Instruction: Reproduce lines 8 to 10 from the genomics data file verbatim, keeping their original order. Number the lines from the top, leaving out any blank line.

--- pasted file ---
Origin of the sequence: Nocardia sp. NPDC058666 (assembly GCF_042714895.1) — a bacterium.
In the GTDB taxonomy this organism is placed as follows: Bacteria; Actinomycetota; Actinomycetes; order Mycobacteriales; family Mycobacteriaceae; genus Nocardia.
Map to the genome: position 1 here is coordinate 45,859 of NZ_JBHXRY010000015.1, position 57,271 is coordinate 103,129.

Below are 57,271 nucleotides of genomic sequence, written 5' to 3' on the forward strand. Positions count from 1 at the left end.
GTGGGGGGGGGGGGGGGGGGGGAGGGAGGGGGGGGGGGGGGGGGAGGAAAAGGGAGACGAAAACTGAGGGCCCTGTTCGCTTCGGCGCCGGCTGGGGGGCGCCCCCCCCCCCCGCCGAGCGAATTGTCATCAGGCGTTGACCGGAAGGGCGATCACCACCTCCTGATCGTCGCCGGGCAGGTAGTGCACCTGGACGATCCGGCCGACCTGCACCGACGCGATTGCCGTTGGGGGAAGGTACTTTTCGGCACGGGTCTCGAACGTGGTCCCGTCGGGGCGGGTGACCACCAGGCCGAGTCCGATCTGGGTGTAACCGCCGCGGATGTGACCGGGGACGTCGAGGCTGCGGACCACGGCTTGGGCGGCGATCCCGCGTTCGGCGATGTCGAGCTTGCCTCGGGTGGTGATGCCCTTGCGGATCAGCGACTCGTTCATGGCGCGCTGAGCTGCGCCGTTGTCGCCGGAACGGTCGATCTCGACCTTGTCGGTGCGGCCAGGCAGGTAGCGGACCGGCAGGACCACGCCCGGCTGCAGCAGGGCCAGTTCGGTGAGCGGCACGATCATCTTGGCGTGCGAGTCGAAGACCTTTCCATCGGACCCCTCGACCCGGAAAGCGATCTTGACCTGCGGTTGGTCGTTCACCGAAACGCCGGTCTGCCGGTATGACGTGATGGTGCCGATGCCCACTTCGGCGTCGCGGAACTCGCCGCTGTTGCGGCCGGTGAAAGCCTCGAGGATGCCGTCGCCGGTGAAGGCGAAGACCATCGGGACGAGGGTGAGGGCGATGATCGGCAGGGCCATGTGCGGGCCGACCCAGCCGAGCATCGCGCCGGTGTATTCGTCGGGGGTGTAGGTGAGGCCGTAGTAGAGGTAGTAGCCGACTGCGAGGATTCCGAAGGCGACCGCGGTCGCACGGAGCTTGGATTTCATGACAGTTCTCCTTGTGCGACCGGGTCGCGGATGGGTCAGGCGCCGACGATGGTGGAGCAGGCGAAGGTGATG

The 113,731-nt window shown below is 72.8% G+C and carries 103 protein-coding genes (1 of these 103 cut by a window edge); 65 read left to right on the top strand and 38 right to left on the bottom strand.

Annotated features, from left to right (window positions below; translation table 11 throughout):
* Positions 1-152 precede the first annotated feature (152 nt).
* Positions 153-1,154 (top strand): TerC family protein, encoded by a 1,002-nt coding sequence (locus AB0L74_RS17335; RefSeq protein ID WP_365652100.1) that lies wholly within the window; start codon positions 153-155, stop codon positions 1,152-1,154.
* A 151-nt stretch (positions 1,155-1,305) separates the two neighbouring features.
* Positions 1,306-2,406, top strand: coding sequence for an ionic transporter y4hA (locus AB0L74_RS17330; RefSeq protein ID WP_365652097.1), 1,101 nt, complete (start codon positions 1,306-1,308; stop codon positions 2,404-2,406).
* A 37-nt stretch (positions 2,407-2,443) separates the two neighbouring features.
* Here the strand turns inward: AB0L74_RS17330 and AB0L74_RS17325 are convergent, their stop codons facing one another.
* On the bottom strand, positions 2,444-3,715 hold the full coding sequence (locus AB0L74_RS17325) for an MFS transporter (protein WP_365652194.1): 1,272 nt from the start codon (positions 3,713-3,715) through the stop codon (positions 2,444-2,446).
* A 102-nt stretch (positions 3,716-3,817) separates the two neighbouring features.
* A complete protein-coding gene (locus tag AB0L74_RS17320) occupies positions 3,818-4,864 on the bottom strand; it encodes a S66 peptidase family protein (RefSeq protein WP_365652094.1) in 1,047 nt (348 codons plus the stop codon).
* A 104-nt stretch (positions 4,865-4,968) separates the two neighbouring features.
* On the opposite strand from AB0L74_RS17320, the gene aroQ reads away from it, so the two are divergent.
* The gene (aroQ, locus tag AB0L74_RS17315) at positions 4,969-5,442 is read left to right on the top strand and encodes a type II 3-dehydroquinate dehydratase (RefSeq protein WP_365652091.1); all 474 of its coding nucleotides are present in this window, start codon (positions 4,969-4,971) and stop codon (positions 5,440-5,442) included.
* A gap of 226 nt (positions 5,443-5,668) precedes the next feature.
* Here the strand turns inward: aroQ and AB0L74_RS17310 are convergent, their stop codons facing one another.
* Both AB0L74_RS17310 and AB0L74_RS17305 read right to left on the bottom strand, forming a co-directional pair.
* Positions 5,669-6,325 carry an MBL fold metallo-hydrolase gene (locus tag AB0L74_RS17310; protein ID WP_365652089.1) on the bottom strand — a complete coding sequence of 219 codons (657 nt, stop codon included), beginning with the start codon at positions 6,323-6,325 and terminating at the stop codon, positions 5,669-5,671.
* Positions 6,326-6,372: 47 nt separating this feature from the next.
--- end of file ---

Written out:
* Positions 1-152 precede the first annotated feature (152 nt).
* Positions 153-1,154 (top strand): TerC family protein, encoded by a 1,002-nt coding sequence (locus AB0L74_RS17335; RefSeq protein ID WP_365652100.1) that lies wholly within the window; start codon positions 153-155, stop codon positions 1,152-1,154.
* A 151-nt stretch (positions 1,155-1,305) separates the two neighbouring features.